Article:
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RINT(3) 			    Linux Programmer's Manual				  RINT(3)

NAME
       nearbyint, nearbyintf, nearbyintl, rint, rintf, rintl - round to nearest integer

SYNOPSIS
       #include <math.h>

       double nearbyint(double x);
       float nearbyintf(float x);
       long double nearbyintl(long double x);

       double rint(double x);
       float rintf(float x);
       long double rintl(long double x);

       Link with -lm.

   Feature Test Macro Requirements for glibc (see feature_test_macros(7)):

       nearbyint(), nearbyintf(), nearbyintl():
	   _XOPEN_SOURCE >= 600 || _POSIX_C_SOURCE >= 200112L || _ISOC99_SOURCE;
	   or cc -std=c99
       rint():
	   _BSD_SOURCE || _SVID_SOURCE || _XOPEN_SOURCE >= 500 ||
	   _XOPEN_SOURCE && _XOPEN_SOURCE_EXTENDED || _ISOC99_SOURCE ||
	   _POSIX_C_SOURCE >= 200112L;
	   or cc -std=c99
       rintf(), rintl():
	   _BSD_SOURCE || _SVID_SOURCE || _XOPEN_SOURCE >= 600 || _ISOC99_SOURCE ||
	   _POSIX_C_SOURCE >= 200112L;
	   or cc -std=c99

DESCRIPTION
       The nearbyint(), nearbyintf(), and nearbyintl() functions round their argument to an inte-
       ger  value  in  floating-point  format,	using  the  current  rounding direction (see fes-
       etround(3)) and without raising the inexact exception.

       The rint(), rintf(), and rintl() functions do the same, but will raise the inexact  excep-
       tion (FE_INEXACT, checkable via fetestexcept(3)) when the result differs in value from the
       argument.

RETURN VALUE
       These functions return the rounded integer value.

       If x is integral, +0, -0, NaN, or infinite, x itself is returned.

ERRORS
       No errors occur.  POSIX.1-2001 documents a range error for overflows, but see NOTES.

ATTRIBUTES
   Multithreading (see pthreads(7))
       The nearbyint(), nearbyintf(), nearbyintl(), rint(), rintf(), and  rintl()  functions  are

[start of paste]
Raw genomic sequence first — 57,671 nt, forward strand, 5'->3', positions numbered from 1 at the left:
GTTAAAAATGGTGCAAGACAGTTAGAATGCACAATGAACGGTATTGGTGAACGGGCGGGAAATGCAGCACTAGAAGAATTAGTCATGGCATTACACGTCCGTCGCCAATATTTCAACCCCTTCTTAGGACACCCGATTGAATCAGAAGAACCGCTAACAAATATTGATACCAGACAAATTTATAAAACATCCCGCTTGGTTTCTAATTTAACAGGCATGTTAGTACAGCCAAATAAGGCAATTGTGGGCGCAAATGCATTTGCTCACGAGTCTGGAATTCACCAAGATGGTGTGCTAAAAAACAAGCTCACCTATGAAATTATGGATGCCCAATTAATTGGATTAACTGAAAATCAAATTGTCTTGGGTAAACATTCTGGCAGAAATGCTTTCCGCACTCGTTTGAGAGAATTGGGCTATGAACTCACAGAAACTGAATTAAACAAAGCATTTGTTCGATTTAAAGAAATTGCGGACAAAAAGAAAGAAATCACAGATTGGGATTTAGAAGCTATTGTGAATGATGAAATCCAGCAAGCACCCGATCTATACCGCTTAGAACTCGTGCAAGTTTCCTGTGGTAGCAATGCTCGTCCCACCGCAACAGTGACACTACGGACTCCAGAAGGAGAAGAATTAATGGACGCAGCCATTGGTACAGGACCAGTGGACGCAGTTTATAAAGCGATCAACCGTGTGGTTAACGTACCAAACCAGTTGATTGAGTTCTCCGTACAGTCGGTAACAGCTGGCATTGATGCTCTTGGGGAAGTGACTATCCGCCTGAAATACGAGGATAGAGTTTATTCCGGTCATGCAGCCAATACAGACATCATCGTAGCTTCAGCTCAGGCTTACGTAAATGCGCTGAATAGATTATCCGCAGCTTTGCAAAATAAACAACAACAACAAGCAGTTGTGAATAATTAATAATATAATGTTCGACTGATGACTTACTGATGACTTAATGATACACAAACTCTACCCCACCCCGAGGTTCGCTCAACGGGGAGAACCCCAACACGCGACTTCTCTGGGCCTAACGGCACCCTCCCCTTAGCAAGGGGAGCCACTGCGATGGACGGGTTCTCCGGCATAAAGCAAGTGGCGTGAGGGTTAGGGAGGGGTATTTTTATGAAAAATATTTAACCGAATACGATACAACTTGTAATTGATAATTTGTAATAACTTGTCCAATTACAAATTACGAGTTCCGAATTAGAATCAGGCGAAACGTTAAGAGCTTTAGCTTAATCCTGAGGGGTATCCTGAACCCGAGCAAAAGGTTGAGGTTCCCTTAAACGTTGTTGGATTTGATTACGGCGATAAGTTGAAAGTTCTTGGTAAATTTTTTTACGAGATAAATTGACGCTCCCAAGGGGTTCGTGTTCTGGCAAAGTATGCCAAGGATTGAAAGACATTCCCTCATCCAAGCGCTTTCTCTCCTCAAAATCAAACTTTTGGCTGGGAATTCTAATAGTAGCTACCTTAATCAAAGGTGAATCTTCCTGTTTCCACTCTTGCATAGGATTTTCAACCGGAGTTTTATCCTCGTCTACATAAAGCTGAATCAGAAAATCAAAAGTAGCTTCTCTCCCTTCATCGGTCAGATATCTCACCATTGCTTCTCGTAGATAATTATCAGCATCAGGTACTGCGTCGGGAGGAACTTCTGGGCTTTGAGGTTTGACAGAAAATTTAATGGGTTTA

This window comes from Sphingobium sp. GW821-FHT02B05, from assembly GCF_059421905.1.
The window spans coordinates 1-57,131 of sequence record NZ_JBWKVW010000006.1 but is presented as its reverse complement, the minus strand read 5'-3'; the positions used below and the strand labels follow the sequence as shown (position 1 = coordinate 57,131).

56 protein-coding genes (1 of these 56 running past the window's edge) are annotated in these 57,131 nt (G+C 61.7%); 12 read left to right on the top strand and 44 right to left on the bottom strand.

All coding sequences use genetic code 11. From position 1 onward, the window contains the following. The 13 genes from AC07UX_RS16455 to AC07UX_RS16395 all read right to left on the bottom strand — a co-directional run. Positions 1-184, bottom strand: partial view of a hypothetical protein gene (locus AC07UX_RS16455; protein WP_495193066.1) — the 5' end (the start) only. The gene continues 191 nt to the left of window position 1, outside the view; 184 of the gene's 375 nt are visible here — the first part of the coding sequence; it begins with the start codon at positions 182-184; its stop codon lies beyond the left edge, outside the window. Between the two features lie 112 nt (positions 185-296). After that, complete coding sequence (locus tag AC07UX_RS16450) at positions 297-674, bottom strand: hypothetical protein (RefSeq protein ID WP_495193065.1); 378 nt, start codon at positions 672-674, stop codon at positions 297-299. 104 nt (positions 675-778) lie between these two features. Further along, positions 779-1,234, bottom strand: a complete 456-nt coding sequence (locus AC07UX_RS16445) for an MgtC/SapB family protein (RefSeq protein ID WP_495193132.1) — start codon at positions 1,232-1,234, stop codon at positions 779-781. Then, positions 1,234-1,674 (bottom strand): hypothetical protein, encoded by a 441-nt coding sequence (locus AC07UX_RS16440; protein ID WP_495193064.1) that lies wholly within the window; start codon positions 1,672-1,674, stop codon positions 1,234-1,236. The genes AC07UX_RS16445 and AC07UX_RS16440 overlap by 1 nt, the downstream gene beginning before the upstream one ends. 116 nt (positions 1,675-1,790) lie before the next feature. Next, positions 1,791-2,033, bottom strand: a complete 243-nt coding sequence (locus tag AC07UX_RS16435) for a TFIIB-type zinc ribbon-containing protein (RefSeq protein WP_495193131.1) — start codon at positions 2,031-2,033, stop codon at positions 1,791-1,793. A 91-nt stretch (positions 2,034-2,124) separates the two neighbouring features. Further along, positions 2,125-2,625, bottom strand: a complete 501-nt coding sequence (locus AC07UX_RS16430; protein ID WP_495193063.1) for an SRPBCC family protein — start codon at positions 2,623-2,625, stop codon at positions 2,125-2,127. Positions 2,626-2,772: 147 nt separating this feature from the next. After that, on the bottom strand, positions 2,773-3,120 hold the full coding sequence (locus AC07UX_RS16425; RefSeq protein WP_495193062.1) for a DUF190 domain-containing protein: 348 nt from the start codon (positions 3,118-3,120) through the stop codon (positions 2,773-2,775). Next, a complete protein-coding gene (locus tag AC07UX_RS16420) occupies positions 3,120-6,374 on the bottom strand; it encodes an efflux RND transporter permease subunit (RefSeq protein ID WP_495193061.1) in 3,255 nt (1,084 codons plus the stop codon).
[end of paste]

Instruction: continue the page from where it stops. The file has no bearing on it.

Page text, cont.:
thread-safe.

CONFORMING TO
       C99, POSIX.1-2001.

NOTES
       SUSv2  and  POSIX.1-2001  contain text about overflow (which might set errno to ERANGE, or
       raise an FE_OVERFLOW exception).  In practice, the result cannot overflow on  any  current
       machine,  so  this  error-handling  stuff is just nonsense.  (More precisely, overflow can
       happen only when the maximum value of the exponent is smaller than the number of  mantissa
       bits.   For  the  IEEE-754  standard  32-bit and 64-bit floating-point numbers the maximum
       value of the exponent is 128 (respectively, 1024), and the number of mantissa bits  is  24
       (respectively, 53).)

       If you want to store the rounded value in an integer type, you probably want to use one of
       the functions described in lrint(3) instead.

SEE ALSO
       ceil(3), floor(3), lrint(3), round(3), trunc(3)

COLOPHON
       This page is part of release 3.55 of the Linux man-pages project.  A  description  of  the
       project,     and    information	  about    reporting	bugs,	 can	be    found    at
       http://www.kernel.org/doc/man-pages/.

					    2013-08-26					  RINT(3)
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